For me though, the most interesting specimen is surely George Orwell. George Orwell was perhaps the definitive Middle Class Wanker and an inspiration to thousands since. After leaving Eton, he went and worked in Burma for a year, where he detested the other Englishmen for their affectations and their petty snobbery, but also for not being captivated by the experience of being surrounded by poor, brown, foreigners. After contracting Dengue fever in 1927, he returned to England and spent the next few years living in poverty in London and Paris, only occasionally returning to bathe and eat at his parents house in Southwold. Later he not only went to fight poverty with words in Wigan - he went to fight fascists with guns in Spain. Eventually he emerged, as I'm sure you are all aware, as one of the best novelists of the 20th century. His life was a paradigm of what being a middle class wanker is all about.
I can't say I quite have the integrity of Orwell. Sadly, the police force in Burma doesn't recruit effete young Englishmen any more, nor are there very many good wars going on that I could join. I can however follow his path and live in admirable, middle class squalor somewhere in London. I have not yet sold my soul, but I have just about managed to lease it. The income should at least pay the rent on somewhere suitably horrible within cycling distance of the City. I am going to be a trainee financial journalist, at a publication I don't imagine any of you have heard of. I'm looking forward to it. Before I start though, I need to find somewhere to live, so if you would like to share destitution with me, or you know anyone else who would, let me know! And don't worry - I don't actually plan to live in Tower Hamlets.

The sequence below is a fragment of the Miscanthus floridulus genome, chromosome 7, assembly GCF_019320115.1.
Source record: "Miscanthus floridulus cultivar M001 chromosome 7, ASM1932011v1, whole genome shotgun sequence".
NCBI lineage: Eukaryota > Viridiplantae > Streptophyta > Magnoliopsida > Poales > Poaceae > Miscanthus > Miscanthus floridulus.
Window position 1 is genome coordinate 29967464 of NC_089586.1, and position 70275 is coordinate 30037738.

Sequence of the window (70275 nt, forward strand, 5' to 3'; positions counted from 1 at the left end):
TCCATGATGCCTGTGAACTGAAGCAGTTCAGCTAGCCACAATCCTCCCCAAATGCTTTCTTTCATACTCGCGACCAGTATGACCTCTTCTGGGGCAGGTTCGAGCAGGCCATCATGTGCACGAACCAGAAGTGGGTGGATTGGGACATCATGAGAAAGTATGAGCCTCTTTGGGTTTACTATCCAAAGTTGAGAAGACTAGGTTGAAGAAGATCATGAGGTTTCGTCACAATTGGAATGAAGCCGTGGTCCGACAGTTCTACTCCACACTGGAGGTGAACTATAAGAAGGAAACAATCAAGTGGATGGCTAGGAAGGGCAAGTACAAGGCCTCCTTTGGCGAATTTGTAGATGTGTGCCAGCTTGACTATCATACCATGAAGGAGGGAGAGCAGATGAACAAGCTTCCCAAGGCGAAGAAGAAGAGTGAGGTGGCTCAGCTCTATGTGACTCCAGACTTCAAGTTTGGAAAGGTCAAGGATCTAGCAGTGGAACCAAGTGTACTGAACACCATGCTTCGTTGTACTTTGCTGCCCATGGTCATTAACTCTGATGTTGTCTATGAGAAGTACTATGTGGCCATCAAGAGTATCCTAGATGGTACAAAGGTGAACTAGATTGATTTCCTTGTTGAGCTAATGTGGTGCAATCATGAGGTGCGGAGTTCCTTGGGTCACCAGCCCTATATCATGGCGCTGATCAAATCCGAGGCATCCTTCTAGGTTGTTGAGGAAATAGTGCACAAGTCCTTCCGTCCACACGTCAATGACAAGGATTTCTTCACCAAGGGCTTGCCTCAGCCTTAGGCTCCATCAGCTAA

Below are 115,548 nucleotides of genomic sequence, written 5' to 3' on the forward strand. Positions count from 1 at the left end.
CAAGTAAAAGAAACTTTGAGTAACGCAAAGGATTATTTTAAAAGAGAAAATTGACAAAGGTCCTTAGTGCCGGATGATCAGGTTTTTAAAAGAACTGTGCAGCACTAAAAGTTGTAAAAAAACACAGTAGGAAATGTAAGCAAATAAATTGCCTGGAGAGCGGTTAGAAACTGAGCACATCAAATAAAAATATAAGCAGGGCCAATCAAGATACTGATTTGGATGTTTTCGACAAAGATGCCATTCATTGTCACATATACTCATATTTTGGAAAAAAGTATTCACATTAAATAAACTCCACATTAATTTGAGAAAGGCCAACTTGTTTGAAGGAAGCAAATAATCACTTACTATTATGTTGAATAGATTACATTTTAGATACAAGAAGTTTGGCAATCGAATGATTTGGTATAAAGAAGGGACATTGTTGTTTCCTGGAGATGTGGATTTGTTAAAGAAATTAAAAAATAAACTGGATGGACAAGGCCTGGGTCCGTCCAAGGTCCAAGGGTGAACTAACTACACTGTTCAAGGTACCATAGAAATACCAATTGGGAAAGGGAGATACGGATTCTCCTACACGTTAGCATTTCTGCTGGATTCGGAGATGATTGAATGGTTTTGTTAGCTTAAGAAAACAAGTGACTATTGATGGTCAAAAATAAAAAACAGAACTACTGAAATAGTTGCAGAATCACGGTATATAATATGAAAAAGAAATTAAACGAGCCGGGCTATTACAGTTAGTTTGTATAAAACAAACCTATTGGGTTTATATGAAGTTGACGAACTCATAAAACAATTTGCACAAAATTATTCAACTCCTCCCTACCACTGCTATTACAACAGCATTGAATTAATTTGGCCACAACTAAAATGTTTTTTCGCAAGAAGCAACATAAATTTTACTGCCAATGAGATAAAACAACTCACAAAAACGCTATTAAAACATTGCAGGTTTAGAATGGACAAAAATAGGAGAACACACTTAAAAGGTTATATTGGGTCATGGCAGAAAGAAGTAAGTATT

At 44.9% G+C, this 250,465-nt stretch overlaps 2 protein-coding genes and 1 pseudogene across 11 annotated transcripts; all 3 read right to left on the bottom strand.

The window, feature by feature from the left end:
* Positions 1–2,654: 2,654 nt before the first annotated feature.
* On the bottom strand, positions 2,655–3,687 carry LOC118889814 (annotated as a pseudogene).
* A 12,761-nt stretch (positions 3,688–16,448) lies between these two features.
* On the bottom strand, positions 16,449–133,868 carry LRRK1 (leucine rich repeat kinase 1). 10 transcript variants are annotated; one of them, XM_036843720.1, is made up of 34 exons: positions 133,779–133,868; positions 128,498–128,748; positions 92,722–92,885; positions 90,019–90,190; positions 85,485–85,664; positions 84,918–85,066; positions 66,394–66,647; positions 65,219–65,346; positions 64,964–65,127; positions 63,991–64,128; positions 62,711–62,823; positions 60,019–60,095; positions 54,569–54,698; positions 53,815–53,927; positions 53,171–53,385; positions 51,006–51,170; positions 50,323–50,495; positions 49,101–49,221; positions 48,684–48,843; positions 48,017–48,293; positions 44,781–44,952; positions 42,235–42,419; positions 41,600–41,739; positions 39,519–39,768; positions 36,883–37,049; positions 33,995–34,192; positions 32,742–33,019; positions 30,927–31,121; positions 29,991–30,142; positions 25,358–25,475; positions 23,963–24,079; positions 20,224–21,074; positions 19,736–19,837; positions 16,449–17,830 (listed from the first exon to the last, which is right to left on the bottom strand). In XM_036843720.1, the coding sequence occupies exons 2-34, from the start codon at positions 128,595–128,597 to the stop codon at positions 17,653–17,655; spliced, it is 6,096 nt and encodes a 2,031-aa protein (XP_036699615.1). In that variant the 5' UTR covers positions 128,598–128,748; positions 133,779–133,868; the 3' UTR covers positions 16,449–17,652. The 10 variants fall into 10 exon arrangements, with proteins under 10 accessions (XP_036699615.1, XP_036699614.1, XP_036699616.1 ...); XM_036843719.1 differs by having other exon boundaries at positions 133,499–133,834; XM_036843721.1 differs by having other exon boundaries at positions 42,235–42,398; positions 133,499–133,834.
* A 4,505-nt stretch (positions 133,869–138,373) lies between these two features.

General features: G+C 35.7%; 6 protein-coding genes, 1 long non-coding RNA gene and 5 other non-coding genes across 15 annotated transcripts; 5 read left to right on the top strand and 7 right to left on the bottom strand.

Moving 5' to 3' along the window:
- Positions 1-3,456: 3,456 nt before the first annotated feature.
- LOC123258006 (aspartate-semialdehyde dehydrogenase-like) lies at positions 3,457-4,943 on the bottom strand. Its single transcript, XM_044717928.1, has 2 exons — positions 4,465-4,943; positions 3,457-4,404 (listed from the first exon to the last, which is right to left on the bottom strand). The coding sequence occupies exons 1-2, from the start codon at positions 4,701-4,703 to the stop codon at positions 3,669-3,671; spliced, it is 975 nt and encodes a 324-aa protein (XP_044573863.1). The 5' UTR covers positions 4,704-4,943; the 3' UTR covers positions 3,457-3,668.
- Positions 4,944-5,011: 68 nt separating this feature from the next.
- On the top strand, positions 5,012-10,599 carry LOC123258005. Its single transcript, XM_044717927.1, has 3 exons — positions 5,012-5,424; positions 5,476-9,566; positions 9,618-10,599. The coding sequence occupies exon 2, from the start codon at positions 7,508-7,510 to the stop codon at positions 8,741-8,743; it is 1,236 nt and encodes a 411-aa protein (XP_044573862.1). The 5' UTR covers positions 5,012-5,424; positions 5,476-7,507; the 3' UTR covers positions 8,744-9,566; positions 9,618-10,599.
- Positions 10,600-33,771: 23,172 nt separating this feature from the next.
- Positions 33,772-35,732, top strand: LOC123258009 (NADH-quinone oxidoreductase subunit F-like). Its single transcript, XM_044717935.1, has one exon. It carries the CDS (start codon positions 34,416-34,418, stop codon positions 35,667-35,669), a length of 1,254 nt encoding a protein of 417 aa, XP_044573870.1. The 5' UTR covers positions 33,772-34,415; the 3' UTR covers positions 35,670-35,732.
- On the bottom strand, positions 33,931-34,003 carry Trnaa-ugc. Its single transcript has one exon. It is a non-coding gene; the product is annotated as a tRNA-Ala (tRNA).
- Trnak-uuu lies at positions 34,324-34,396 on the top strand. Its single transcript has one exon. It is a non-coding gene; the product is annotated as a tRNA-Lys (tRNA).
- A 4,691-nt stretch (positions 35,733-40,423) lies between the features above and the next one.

Saturday, 18 September 2010
Anyway, on Wednesday night I got home and logged onto my computer to find an email from my mother. Someone from The Economist had called. She wasn't sure who, only that he had called at around five and asked for me and she had given him my mobile number. He would probably call back, or so she thought.
The entire next morning I was anxious and slightly disbelieving. Stunts like this don't actually work do they? At about half eleven my phone rang and I rushed across the office to get to it. I answered, breathless in anticipation.